Cover Story: The Courtship of Julianne's Father

Appreciating my 5-year-old's worldview

 


Writing about women is difficult for men. Actually, almost everything about women is difficult for men.

I feel lucky to have been blessed with wonderful women in my life, all of whom I'd be happy to put in the spotlight. My mom, who raised seven kids. My two immigrant grandmothers. My patient wife. My four sisters. Aunts. Cousins. Sisters-in-law.

Friends. Co-workers.

But I've been asked to write about the smallest and youngest woman in my life, my daughter, Julianne.

Anyone who's a parent will understand when I say she's filled every empty crevice in my life in ways I never could have imagined before she was born.

How does a father describe his relationship with a 5-year-old?

In many ways it's very simple: You feed her, clothe her, bathe her, take her to daycare, read to her, tuck her in at night, buy her too many things, hang out.

If she wants something, she asks.

You set rules, you argue, you reason, you move on.

In other ways, our relationship is incredibly complex.

Is she picking up my bad habits? Am I spoiling her? Am I teaching her the right values? Am I the worst father ever?

That part of the relationship, of course, goes only one way with a 5-year-old.

It's all in my head and my heart. Julianne couldn't be bothered with such weighty issues.

And that's fine. In fact, it's perfect.

When you're 5, the world is a pretty small place. You can't remember much that happened a few weeks ago, and the future is a hazy concept.

Time and distance mean nothing.

You know how we adults talk about "living in the moment" and learning to appreciate what's in front of us?

That's Julianne, 24/7.

And, in some small way, a bit of that 5-year-old worldview has rubbed off on me. I'd like to think I'm a better person for it.

Take Julianne's No. 1 gift request on her Christmas list last year — a "My Size Barbie," a 3-foot-tall hard plastic doll that's as big as her.

She specifically requested the African-American version.

So on Christmas morning we unwrapped the doll, which Julianne introduced as her new sister, Jasmine, and dressed her in some of Julianne's clothes. I jumped every time I walked into a room and saw the doll propped up in the corner or lying in Julianne's bed.

After the first big snow in January, Julianne insisted on taking Jasmine outside to play. We bundled the doll up in Julianne's spare coat, boots, gloves and hat and the three of us tromped to the front yard.

We had a great afternoon. Julianne had me position Jasmine's arms to help build a snowman, and we moved the doll's arms and legs as best we could to make snow angels.

After each activity Julianne straightened Jasmine's hat and she brushed the snow off her leggings.

When we were done, I left the doll outside with our wet coats and boots, and we headed out for a late lunch. My wife and I laughed at the scene in our front yard: What must the neighbors have thought when they saw a frozen black girl sitting on our front porch?

Had we invited Julianne's friend over to play and then abandoned her to the elements?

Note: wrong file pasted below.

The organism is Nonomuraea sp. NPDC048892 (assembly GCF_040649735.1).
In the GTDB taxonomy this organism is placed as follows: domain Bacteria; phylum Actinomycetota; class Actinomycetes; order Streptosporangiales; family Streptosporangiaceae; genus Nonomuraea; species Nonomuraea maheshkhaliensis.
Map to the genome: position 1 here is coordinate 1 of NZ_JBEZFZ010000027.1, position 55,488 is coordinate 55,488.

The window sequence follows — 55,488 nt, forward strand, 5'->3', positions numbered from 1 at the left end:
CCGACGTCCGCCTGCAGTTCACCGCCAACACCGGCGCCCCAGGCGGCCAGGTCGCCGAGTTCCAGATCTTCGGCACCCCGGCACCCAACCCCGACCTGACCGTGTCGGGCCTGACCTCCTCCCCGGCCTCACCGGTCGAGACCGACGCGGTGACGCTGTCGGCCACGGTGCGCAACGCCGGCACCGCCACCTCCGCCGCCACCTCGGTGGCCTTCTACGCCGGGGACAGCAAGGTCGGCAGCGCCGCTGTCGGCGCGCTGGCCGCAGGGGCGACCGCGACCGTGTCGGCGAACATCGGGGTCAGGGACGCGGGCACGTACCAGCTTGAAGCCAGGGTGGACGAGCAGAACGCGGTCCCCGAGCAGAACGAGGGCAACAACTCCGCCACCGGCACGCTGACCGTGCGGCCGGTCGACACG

Julianne, however, was thrilled we played along and that thrilled me.

And that's all that really mattered.

Parents spend a lot of time planning, plotting and worrying about our child's path to adulthood. It's always about the future.

I'm focusing on the present with Julianne, a natural antidote to my usual routine as a business owner and a parent.

In her, obliviousness is a joy I'm learning to celebrate.

Sure, she knows the anomalies in her little world. She knows some kids are white and some are black, that some live in big houses and some in apartments, some only have a mom and no dad and that some live in another city and some down the street.

For a 5-year-old, though, there's no context for the differences and so those differences do not matter.

One other thing Julianne knows is she has cystic fibrosis (CF) and no one else in her world does.

She was diagnosed with CF at 6 months old.

The daily routine associated with CF actually fits in nicely with Julianne's here-and-now point of view.

Every day there's chest percussion therapy ("big pats") and inhalation therapy where she's hooked up to a nebulizer and various medicines, vitamins and nutritional supplements.

There are the ubiquitous enzyme pills taken with every meal, snack and drink.

Julianne undergoes the routine every day with the kind of complaining and whining you'd expect from a 5-year-old.

But it's all she's ever known. It's her life.

The other day my wife told me the two of them were in the car and Julianne asked from the backseat, "Mom, why do I take the pills and do the breathing treatments?"

She told Julianne it was because she had cystic fibrosis.

"No I don't!" Julianne harrumphed in return.

And so it begins.

It's easy imagining the parade of questions coming in the next few years: "Dad, am I sick?" "Dad, why do I have this illness and others don't?" "Dad, am I always going to have to do these treatments?" "Dad, why am I different?" "Dad, why did you let this happen to me?"

And then the ultimate one: "Dad, am I going to die?"

Actually, it isn't easy to imagine.

It's difficult. It breaks my heart.

No child should have to ask their parents those questions.

It's not fair. It's so, so wrong.

I've learned that kids with chronic illnesses usually handle the questions, problems, concerns and crises better than their parents.

Adults struggle to control our guilt, fear, shame, pity, rage, despair and many of us lose the battle.

The kids deal because their illness is part of them — as much as their fingers or their voices or their names. Today's another day, and that's enough for them.

I want to believe that today's enough for me, too.

With Julianne's help, I'm getting there.

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